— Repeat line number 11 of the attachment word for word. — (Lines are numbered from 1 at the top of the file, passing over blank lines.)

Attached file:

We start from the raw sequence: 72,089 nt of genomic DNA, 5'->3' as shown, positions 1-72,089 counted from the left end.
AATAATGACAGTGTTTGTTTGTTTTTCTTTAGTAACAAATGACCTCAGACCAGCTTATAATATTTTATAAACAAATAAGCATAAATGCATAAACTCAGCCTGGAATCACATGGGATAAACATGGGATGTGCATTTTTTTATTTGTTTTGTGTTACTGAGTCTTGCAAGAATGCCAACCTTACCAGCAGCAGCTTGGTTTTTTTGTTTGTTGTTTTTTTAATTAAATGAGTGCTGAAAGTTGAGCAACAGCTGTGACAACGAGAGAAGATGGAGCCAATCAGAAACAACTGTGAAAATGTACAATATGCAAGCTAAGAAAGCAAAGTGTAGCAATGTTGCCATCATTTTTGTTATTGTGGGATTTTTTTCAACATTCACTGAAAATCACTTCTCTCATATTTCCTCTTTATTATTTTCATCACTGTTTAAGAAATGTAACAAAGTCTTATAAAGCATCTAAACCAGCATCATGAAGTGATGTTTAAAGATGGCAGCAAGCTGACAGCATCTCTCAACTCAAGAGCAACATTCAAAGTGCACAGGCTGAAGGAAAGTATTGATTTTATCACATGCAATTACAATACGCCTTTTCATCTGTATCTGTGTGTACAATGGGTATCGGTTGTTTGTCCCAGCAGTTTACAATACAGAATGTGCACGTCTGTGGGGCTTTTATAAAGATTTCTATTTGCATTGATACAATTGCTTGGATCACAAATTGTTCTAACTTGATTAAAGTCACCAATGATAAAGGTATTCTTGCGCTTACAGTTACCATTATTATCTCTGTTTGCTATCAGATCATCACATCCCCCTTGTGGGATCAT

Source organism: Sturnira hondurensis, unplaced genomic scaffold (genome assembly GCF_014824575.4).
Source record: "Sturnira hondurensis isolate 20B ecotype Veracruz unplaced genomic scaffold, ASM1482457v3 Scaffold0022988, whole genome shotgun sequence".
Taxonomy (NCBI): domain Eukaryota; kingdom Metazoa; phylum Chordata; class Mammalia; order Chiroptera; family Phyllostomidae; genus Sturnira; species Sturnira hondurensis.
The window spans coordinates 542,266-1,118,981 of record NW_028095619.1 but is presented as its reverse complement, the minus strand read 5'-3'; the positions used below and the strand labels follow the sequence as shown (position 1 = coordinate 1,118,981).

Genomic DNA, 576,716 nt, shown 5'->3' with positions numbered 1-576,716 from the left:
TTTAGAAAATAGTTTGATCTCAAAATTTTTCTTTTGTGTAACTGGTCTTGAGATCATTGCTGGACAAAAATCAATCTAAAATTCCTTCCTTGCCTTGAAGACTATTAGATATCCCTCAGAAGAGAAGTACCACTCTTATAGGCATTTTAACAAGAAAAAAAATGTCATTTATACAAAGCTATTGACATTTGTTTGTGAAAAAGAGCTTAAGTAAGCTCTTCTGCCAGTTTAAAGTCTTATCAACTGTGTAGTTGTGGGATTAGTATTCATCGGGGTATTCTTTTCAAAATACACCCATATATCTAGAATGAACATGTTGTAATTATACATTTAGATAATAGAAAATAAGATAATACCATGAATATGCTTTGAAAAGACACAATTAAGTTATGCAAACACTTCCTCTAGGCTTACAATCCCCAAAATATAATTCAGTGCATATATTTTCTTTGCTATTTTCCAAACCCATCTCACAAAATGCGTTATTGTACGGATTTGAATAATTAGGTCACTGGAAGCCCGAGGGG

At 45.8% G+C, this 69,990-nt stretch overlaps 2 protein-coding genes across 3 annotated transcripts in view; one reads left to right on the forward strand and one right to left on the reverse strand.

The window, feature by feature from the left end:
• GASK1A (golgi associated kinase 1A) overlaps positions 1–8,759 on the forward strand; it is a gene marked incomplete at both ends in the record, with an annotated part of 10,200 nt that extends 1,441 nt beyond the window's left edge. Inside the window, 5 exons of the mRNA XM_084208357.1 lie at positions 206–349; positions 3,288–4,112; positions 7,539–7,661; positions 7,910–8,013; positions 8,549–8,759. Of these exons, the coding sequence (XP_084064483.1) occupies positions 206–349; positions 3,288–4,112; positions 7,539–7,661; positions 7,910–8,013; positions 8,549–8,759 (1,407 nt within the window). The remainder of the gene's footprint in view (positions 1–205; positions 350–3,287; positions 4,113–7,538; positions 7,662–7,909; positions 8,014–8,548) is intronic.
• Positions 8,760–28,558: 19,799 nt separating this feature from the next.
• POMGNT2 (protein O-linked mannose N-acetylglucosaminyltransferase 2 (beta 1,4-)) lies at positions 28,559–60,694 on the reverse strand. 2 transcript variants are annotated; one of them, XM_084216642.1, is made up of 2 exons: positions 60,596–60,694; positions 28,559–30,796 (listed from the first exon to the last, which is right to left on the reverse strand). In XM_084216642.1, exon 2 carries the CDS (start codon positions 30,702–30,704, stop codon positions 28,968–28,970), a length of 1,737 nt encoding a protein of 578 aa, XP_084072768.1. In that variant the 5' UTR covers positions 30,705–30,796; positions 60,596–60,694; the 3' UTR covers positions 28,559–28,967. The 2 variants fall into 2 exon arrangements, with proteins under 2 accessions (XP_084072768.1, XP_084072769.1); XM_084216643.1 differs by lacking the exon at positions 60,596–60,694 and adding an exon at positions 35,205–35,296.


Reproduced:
• GASK1A (golgi associated kinase 1A) overlaps positions 1–8,759 on the forward strand; it is a gene marked incomplete at both ends in the record, with an annotated part of 10,200 nt that extends 1,441 nt beyond the window's left edge. Inside the window, 5 exons of the mRNA XM_084208357.1 lie at positions 206–349; positions 3,288–4,112; positions 7,539–7,661; positions 7,910–8,013; positions 8,549–8,759. Of these exons, the coding sequence (XP_084064483.1) occupies positions 206–349; positions 3,288–4,112; positions 7,539–7,661; positions 7,910–8,013; positions 8,549–8,759 (1,407 nt within the window). The remainder of the gene's footprint in view (positions 1–205; positions 350–3,287; positions 4,113–7,538; positions 7,662–7,909; positions 8,014–8,548) is intronic.